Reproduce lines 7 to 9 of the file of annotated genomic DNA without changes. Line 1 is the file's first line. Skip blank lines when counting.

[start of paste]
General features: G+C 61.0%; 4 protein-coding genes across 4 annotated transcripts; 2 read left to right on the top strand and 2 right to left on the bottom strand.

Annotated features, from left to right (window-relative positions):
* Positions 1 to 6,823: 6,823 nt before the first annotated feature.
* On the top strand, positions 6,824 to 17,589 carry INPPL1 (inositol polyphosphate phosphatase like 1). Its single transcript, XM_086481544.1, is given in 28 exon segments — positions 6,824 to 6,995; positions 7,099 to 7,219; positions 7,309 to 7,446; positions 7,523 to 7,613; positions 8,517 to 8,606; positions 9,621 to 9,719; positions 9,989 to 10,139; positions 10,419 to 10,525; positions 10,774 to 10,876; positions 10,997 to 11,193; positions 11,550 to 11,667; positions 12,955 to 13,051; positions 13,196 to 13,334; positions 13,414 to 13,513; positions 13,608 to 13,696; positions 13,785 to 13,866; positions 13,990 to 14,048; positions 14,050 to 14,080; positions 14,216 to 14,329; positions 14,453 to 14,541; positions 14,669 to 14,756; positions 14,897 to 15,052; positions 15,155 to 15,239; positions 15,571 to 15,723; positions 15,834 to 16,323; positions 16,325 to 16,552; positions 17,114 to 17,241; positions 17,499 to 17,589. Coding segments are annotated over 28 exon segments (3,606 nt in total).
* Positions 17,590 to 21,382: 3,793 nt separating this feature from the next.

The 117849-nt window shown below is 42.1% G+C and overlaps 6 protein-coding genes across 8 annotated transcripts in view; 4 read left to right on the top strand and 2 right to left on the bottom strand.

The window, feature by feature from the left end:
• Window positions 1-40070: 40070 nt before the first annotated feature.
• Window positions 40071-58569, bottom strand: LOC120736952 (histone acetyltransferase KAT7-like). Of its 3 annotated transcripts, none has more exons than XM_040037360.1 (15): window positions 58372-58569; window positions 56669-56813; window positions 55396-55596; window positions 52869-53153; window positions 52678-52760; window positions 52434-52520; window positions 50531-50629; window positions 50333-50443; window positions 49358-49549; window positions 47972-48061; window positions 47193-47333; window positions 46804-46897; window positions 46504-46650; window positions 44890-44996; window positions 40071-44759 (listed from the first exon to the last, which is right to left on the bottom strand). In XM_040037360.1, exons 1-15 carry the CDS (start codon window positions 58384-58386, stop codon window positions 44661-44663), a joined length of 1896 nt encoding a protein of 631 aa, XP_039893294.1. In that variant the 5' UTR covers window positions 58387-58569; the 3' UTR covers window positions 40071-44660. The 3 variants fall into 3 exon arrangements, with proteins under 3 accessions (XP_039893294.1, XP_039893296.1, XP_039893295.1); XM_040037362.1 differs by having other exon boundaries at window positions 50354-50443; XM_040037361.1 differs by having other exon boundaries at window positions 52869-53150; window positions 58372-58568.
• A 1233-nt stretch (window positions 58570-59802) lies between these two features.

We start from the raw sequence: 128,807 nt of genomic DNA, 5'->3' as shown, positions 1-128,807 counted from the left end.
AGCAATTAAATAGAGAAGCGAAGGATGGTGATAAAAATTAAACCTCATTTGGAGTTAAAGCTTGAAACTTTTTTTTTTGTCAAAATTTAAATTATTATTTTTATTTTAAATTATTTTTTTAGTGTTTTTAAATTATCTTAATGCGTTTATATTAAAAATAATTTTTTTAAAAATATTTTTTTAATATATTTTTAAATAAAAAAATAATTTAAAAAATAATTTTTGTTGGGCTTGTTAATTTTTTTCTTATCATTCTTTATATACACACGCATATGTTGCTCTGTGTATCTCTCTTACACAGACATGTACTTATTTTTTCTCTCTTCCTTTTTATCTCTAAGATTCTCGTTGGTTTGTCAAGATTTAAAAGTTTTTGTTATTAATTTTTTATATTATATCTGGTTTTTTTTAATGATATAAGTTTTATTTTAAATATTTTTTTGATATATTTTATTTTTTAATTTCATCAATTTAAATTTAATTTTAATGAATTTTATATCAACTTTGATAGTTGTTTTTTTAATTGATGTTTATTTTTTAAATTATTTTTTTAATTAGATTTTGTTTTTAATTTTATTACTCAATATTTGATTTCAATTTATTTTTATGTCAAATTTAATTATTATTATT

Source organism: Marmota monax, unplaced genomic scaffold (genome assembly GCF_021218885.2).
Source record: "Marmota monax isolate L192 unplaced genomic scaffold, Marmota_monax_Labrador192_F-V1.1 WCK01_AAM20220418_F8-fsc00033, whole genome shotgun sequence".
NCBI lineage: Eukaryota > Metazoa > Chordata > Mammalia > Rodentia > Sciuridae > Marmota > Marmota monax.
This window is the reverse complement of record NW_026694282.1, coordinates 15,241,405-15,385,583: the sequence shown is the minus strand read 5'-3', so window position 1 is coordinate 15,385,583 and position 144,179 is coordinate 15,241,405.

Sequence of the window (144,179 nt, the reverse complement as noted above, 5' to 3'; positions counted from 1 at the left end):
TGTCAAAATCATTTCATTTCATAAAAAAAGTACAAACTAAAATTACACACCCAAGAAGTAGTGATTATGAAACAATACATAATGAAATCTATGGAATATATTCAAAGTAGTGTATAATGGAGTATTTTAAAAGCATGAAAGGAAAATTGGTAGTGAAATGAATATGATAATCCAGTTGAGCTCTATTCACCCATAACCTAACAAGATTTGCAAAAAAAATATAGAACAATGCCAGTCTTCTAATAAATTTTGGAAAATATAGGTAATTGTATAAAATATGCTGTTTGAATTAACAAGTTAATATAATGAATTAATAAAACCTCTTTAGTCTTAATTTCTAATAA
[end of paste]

The window, feature by feature from the left end:
• Window positions 1-40070: 40070 nt before the first annotated feature.
• Window positions 40071-58569, bottom strand: LOC120736952 (histone acetyltransferase KAT7-like). Of its 3 annotated transcripts, none has more exons than XM_040037360.1 (15): window positions 58372-58569; window positions 56669-56813; window positions 55396-55596; window positions 52869-53153; window positions 52678-52760; window positions 52434-52520; window positions 50531-50629; window positions 50333-50443; window positions 49358-49549; window positions 47972-48061; window positions 47193-47333; window positions 46804-46897; window positions 46504-46650; window positions 44890-44996; window positions 40071-44759 (listed from the first exon to the last, which is right to left on the bottom strand). In XM_040037360.1, exons 1-15 carry the CDS (start codon window positions 58384-58386, stop codon window positions 44661-44663), a joined length of 1896 nt encoding a protein of 631 aa, XP_039893294.1. In that variant the 5' UTR covers window positions 58387-58569; the 3' UTR covers window positions 40071-44660. The 3 variants fall into 3 exon arrangements, with proteins under 3 accessions (XP_039893294.1, XP_039893296.1, XP_039893295.1); XM_040037362.1 differs by having other exon boundaries at window positions 50354-50443; XM_040037361.1 differs by having other exon boundaries at window positions 52869-53150; window positions 58372-58568.